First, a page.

Big Box Redux: Dilemma of Abandoned Big Box Stores
During the 1980s and 1990s "big box" retail locations popped up all over the United States. In the past few years, however, a number of larger chains, including Sears, Kmart, Circuit City, and Sports Authority, to name a few, have closed or announced that they will be closing their doors. The question remains: what can and should be done with an empty big box location?
While it would be easiest to replace one big box tenant with another, three main hurdles exist to this approach. First, some big box retailers may choose to just "go dark" and continue to pay the rent at the location in order to maintain market share. Second, many big box leases include clauses prohibiting the landlord from leasing space to a tenant's competitors even after the tenant has vacated. Third, and most significantly, abandoned big box buildings in popular retail locations likely already have other successful big box retailers nearby, thus limiting the pool of potential new tenants for that space. As a result, very often the space will need to be demolished or repurposed, adapted, and redesigned.
Adaptive reuse and redesign of abandoned big box retail locations requires property owners, developers, and financiers to get creative and be committed in pursuing reuses that fill the specific retail needs of their geographic markets. The large space may need to be subdivided and leased to multiple tenants. Adaptive use of large retail spaces requires vision, foresight, a deep understanding of the local retail market, and the marketing expertise to find alternative categories of tenant. Potential tenants for adapted big box locations are those that can take advantage of some of the features of these abandoned stores, such as large open spaces, ample parking and a centralized location close to major transportation routes. Some of these alternative reuses of big box locations include: apartments/condominiums, hospitals/health care clinics, museums, churches, commercial gyms, and offices.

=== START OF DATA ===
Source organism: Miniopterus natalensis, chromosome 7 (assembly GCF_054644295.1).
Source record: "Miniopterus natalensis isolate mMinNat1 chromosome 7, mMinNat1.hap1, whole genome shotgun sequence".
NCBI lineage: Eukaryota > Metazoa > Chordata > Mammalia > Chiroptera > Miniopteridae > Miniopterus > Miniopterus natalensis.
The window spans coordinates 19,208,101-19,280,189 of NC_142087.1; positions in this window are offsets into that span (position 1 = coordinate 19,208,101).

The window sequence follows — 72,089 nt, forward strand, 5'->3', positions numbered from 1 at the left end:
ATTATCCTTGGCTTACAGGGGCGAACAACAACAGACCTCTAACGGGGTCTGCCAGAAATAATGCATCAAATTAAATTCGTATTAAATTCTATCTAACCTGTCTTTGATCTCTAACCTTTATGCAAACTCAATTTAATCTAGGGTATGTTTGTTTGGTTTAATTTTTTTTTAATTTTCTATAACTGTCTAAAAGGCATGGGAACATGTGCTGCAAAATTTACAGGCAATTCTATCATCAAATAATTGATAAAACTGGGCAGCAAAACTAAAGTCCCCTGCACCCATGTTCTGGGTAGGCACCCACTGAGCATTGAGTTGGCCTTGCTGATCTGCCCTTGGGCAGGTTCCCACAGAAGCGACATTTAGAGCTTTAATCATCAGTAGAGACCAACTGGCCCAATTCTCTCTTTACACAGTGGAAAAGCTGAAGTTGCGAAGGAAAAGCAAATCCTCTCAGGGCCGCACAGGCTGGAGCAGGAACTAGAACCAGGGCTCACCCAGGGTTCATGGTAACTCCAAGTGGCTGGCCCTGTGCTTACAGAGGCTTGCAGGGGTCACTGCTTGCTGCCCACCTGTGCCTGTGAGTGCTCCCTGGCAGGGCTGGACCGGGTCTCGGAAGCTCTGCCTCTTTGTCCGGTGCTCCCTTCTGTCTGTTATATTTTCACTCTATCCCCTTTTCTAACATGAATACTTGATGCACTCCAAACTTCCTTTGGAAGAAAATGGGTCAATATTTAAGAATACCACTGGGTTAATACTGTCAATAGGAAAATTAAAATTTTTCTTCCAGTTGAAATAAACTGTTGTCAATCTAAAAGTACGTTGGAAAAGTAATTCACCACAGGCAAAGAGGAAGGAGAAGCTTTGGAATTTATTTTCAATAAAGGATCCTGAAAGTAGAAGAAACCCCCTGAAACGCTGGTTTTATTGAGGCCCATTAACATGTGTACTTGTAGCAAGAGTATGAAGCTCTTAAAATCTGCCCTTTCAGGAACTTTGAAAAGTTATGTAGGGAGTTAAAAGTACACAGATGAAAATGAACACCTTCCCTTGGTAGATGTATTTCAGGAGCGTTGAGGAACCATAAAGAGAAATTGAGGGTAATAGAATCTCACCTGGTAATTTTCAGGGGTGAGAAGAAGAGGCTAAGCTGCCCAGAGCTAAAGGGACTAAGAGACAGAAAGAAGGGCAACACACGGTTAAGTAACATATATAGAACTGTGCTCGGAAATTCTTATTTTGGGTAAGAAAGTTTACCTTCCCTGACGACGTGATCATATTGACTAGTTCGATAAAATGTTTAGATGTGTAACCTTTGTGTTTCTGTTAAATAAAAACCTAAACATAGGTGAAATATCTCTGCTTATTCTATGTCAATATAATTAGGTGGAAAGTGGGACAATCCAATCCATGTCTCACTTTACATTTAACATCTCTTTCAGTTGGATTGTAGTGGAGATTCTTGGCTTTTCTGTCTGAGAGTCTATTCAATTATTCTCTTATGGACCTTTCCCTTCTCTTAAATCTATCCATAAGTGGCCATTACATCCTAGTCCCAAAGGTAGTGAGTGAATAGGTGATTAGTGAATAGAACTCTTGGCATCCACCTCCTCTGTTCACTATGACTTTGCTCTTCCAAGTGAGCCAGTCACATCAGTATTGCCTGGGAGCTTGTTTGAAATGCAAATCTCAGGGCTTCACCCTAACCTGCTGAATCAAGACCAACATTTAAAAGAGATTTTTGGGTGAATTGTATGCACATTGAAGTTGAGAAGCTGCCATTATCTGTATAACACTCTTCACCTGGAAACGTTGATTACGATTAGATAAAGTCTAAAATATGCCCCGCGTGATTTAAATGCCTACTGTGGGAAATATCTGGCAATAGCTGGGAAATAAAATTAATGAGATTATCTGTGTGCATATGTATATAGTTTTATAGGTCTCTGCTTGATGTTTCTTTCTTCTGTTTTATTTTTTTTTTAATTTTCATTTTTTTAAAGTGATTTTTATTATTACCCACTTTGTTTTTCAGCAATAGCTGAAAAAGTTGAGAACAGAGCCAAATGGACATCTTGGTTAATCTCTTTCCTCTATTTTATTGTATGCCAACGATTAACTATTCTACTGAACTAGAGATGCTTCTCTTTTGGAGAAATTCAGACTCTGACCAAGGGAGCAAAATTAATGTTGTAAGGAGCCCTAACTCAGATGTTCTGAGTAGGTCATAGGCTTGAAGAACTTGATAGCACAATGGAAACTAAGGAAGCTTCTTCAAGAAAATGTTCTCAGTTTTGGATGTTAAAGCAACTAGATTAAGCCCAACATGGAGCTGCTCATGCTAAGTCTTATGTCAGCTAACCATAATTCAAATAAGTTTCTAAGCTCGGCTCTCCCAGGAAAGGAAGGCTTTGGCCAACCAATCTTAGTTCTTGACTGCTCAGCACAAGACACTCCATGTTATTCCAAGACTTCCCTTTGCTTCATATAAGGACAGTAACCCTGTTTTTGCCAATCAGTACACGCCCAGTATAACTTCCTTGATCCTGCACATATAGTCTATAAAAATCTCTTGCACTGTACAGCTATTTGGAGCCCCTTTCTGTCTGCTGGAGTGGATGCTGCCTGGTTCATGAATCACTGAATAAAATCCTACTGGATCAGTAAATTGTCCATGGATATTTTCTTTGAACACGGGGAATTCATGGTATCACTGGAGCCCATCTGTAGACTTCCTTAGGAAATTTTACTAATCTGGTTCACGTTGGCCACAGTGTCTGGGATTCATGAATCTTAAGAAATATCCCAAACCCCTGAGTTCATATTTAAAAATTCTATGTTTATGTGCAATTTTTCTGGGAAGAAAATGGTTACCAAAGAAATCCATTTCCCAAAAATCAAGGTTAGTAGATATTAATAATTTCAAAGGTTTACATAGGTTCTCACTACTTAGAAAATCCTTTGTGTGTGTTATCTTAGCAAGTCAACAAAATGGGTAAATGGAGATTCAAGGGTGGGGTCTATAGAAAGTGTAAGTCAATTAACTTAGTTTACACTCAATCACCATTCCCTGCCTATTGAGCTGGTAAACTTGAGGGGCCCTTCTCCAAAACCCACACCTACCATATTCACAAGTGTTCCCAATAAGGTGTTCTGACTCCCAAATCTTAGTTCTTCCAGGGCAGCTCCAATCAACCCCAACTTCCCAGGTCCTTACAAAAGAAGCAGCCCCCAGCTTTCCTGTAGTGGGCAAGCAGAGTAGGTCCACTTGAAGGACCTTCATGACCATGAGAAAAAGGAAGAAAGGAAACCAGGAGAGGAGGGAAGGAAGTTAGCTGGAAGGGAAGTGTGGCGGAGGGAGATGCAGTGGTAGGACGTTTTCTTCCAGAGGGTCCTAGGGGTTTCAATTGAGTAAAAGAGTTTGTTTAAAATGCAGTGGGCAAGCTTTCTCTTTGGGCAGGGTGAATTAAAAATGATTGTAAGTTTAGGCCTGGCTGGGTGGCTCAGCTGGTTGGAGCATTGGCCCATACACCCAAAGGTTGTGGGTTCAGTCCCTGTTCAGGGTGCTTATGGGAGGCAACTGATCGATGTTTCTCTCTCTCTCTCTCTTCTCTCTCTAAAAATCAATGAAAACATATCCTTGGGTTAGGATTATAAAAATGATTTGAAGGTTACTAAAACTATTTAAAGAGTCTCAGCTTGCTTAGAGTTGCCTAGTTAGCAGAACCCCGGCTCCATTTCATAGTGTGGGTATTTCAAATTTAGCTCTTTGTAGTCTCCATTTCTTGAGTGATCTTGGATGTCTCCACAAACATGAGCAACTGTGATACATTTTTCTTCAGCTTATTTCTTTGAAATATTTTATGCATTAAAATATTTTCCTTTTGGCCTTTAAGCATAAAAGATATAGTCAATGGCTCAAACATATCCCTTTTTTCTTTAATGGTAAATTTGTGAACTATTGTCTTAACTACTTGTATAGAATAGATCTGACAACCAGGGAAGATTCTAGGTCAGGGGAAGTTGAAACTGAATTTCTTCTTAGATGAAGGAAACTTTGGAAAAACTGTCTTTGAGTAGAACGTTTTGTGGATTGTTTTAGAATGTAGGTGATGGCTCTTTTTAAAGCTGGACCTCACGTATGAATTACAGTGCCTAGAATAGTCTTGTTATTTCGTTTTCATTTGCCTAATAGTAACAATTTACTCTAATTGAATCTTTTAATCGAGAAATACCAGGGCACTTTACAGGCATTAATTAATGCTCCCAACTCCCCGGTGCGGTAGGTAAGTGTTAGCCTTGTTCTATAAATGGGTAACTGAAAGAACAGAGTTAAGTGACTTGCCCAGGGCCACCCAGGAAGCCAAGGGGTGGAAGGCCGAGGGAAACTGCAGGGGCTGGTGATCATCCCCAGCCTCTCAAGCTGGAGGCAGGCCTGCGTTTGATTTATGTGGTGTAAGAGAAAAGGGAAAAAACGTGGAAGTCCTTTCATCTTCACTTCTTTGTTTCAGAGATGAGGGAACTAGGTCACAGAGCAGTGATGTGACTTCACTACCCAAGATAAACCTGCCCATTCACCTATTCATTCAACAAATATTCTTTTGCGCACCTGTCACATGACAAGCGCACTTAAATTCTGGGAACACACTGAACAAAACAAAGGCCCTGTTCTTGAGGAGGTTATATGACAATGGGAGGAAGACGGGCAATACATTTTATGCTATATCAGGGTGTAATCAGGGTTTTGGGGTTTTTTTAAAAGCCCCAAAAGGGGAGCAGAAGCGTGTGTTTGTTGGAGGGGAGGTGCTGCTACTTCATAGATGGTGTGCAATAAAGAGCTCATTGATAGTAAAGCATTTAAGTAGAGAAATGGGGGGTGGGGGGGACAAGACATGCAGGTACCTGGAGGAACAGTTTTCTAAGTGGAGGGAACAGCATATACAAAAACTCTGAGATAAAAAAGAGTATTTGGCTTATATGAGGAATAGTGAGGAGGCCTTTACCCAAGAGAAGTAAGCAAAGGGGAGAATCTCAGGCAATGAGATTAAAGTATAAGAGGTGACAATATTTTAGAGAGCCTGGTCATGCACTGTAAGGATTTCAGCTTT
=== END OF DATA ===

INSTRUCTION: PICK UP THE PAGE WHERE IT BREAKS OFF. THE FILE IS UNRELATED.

Like owners and developers, municipalities also have an important part to play in redevelopment of abandoned big box locations. Municipalities must be flexible and utilize any number of tools at their disposal to ease the development costs and bureaucratic burden to the reuse and adaption of abandoned locations. One municipal tool that could minimize the barriers to reuse is the creation or revision of local zoning ordinances to incentivize reuse and ease some of the financial development hurdles. This process may include rezoning of the area in question to allow for residential, office and light industrial, instead of strictly commercial uses. Second, the municipality could create a tax incremental financing district to make a potential redevelopment more financially attractive or viable to potential developers. Finally, the municipality or its community development authority could acquire title to the abandoned property to utilize for its own purposes (such as a school, library or community center) or to better control and manage redevelopment and associated financial incentives.
In summary, one size does not fit all. Rather, the dilemma of what to do with an abandoned big box retail location often requires all involved (the leasing, design, finance and legal teams, as well as the municipality) to think outside of the box and be flexible, thoughtful and creative in crafting an individualized plan and solution tailored to that particular locale.